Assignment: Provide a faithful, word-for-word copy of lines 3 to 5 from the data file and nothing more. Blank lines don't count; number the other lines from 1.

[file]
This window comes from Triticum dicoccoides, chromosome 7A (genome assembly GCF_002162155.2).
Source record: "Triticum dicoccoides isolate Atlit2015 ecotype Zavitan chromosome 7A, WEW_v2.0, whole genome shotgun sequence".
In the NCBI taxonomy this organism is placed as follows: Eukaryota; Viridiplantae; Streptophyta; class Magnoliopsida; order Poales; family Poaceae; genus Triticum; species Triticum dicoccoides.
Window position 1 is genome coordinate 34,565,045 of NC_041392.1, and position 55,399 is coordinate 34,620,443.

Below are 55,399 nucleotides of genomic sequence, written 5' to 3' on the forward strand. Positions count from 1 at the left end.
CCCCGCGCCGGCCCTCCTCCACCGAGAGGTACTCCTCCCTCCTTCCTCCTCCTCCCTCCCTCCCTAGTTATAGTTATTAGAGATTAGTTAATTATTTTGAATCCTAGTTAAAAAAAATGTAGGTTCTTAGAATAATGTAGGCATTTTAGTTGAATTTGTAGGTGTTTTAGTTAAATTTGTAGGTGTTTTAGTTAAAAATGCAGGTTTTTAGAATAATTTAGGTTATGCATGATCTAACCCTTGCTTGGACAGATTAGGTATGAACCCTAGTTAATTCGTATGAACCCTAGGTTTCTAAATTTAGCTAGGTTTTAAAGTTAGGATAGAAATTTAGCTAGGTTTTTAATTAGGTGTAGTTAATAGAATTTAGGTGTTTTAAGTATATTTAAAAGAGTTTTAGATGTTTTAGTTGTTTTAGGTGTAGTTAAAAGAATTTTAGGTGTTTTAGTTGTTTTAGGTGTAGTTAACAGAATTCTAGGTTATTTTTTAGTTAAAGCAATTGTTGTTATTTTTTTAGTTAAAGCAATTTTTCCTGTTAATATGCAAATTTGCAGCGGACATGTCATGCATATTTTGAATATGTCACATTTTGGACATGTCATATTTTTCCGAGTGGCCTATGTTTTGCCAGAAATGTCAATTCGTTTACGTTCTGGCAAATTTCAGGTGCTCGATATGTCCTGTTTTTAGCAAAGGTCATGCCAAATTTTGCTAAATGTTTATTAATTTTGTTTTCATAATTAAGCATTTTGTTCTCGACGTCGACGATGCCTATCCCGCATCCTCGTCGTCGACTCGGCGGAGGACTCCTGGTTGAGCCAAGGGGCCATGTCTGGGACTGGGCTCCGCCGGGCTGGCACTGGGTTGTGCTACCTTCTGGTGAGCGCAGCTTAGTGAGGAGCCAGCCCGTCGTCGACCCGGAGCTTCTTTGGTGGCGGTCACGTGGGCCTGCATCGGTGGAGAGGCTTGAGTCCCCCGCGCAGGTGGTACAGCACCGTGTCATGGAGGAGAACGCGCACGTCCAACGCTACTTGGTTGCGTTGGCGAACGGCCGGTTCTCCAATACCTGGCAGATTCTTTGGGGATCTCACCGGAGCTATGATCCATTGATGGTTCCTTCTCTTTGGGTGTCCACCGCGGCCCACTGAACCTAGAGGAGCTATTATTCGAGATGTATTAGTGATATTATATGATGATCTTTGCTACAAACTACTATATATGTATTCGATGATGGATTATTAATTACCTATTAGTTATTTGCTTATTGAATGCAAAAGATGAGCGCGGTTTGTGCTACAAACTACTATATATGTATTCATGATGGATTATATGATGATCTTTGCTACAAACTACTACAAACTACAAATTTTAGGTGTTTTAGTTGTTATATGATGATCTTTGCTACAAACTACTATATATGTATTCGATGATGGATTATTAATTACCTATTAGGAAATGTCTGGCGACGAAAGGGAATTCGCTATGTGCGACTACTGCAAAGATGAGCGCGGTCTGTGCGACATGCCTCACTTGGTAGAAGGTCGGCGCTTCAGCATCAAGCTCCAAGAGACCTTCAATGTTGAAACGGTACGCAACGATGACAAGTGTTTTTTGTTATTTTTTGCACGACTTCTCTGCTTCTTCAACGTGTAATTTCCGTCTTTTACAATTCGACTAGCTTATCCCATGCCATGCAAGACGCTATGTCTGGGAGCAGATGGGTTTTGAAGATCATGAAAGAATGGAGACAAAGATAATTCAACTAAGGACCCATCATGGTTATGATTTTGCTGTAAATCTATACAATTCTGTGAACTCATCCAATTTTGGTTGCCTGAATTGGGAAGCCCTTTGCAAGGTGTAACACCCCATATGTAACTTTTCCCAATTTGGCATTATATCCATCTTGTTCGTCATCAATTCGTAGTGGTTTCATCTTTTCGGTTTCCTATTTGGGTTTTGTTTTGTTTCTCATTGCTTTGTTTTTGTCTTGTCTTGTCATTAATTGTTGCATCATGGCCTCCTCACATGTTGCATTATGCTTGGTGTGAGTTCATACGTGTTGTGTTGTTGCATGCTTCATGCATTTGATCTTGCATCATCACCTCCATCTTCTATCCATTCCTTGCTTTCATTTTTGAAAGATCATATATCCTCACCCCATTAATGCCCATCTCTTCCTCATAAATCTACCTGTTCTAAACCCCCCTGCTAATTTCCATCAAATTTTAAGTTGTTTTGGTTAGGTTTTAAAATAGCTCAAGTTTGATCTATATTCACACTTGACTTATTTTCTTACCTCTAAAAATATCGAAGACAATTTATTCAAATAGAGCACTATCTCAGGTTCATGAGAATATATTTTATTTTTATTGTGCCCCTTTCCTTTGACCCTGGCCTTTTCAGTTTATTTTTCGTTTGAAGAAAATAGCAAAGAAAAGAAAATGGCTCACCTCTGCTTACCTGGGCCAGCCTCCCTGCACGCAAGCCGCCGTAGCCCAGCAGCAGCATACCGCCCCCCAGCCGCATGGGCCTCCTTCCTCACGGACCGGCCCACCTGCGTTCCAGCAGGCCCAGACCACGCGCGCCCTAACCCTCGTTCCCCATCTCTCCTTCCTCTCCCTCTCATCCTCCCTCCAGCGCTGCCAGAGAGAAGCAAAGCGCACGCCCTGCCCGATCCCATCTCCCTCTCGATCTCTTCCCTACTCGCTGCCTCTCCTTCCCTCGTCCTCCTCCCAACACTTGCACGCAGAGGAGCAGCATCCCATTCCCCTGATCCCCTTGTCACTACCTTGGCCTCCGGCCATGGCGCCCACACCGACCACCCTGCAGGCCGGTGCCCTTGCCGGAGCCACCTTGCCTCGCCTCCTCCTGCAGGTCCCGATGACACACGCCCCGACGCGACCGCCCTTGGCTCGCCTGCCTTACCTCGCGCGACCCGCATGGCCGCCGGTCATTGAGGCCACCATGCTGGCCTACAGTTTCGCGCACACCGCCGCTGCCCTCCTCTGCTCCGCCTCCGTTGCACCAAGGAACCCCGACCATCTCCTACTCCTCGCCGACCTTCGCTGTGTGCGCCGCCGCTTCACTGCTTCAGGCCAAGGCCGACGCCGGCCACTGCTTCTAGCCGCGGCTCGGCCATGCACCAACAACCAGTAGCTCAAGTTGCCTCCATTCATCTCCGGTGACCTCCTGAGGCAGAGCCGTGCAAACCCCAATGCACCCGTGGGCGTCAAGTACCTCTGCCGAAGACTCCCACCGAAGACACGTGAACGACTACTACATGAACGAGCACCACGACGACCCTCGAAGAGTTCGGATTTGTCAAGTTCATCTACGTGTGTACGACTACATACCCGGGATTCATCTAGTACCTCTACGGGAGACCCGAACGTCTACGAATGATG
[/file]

In the NCBI taxonomy this organism is placed as follows: Eukaryota; Viridiplantae; Streptophyta; class Magnoliopsida; order Poales; family Poaceae; genus Triticum; species Triticum dicoccoides.
Window position 1 is genome coordinate 34,565,045 of NC_041392.1, and position 55,399 is coordinate 34,620,443.

Below are 55,399 nucleotides of genomic sequence, written 5' to 3' on the forward strand. Positions count from 1 at the left end.